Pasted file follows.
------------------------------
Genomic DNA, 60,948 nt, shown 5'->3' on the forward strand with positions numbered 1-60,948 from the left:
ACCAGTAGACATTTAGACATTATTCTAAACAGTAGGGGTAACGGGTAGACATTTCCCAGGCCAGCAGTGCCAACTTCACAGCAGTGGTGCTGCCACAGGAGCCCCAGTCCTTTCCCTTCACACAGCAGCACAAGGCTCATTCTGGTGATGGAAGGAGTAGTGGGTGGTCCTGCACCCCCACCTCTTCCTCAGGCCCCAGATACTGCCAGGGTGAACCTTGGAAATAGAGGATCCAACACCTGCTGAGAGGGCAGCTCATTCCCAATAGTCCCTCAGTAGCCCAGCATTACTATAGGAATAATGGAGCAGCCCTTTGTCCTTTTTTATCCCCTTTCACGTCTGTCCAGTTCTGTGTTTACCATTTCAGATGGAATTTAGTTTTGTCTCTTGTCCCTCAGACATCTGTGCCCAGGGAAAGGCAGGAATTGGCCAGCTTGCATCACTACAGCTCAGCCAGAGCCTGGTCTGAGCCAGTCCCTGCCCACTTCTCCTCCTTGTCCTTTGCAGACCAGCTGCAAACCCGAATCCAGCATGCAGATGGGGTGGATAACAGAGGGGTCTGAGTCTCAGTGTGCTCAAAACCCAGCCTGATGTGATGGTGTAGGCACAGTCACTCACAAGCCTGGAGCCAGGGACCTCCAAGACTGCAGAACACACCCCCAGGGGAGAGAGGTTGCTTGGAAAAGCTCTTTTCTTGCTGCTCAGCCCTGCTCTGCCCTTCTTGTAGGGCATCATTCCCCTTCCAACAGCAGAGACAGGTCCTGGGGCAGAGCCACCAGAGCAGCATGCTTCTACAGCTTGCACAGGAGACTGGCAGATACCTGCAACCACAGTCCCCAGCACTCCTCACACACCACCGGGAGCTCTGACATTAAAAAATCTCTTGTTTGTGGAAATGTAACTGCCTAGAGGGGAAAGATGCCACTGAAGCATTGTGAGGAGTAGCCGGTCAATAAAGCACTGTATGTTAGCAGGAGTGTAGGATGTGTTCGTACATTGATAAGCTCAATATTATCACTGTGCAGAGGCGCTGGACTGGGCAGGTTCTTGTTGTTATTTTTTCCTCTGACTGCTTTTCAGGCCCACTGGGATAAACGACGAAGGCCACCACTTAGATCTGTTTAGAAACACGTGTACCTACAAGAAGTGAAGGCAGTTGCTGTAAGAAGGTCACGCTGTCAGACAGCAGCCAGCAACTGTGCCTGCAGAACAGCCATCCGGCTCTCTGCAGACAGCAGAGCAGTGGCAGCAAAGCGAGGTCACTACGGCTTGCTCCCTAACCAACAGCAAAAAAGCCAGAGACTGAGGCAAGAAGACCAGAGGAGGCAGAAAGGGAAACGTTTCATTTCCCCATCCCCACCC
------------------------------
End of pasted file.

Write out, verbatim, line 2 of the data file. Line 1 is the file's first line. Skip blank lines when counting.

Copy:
ACCAGTAGACATTTAGACATTATTCTAAACAGTAGGGGTAACGGGTAGACATTTCCCAGGCCAGCAGTGCCAACTTCACAGCAGTGGTGCTGCCACAGGAGCCCCAGTCCTTTCCCTTCACACAGCAGCACAAGGCTCATTCTGGTGATGGAAGGAGTAGTGGGTGGTCCTGCACCCCCACCTCTTCCTCAGGCCCCAGATACTGCCAGGGTGAACCTTGGAAATAGAGGATCCAACACCTGCTGAGAGGGCAGCTCATTCCCAATAGTCCCTCAGTAGCCCAGCATTACTATAGGAATAATGGAGCAGCCCTTTGTCCTTTTTTATCCCCTTTCACGTCTGTCCAGTTCTGTGTTTACCATTTCAGATGGAATTTAGTTTTGTCTCTTGTCCCTCAGACATCTGTGCCCAGGGAAAGGCAGGAATTGGCCAGCTTGCATCACTACAGCTCAGCCAGAGCCTGGTCTGAGCCAGTCCCTGCCCACTTCTCCTCCTTGTCCTTTGCAGACCAGCTGCAAACCCGAATCCAGCATGCAGATGGGGTGGATAACAGAGGGGTCTGAGTCTCAGTGTGCTCAAAACCCAGCCTGATGTGATGGTGTAGGCACAGTCACTCACAAGCCTGGAGCCAGGGACCTCCAAGACTGCAGAACACACCCCCAGGGGAGAGAGGTTGCTTGGAAAAGCTCTTTTCTTGCTGCTCAGCCCTGCTCTGCCCTTCTTGTAGGGCATCATTCCCCTTCCAACAGCAGAGACAGGTCCTGGGGCAGAGCCACCAGAGCAGCATGCTTCTACAGCTTGCACAGGAGACTGGCAGATACCTGCAACCACAGTCCCCAGCACTCCTCACACACCACCGGGAGCTCTGACATTAAAAAATCTCTTGTTTGTGGAAATGTAACTGCCTAGAGGGGAAAGATGCCACTGAAGCATTGTGAGGAGTAGCCGGTCAATAAAGCACTGTATGTTAGCAGGAGTGTAGGATGTGTTCGTACATTGATAAGCTCAATATTATCACTGTGCAGAGGCGCTGGACTGGGCAGGTTCTTGTTGTTATTTTTTCCTCTGACTGCTTTTCAGGCCCACTGGGATAAACGACGAAGGCCACCACTTAGATCTGTTTAGAAACACGTGTACCTACAAGAAGTGAAGGCAGTTGCTGTAAGAAGGTCACGCTGTCAGACAGCAGCCAGCAACTGTGCCTGCAGAACAGCCATCCGGCTCTCTGCAGACAGCAGAGCAGTGGCAGCAAAGCGAGGTCACTACGGCTTGCTCCCTAACCAACAGCAAAAAAGCCAGAGACTGAGGCAAGAAGACCAGAGGAGGCAGAAAGGGAAACGTTTCATTTCCCCATCCCCACCC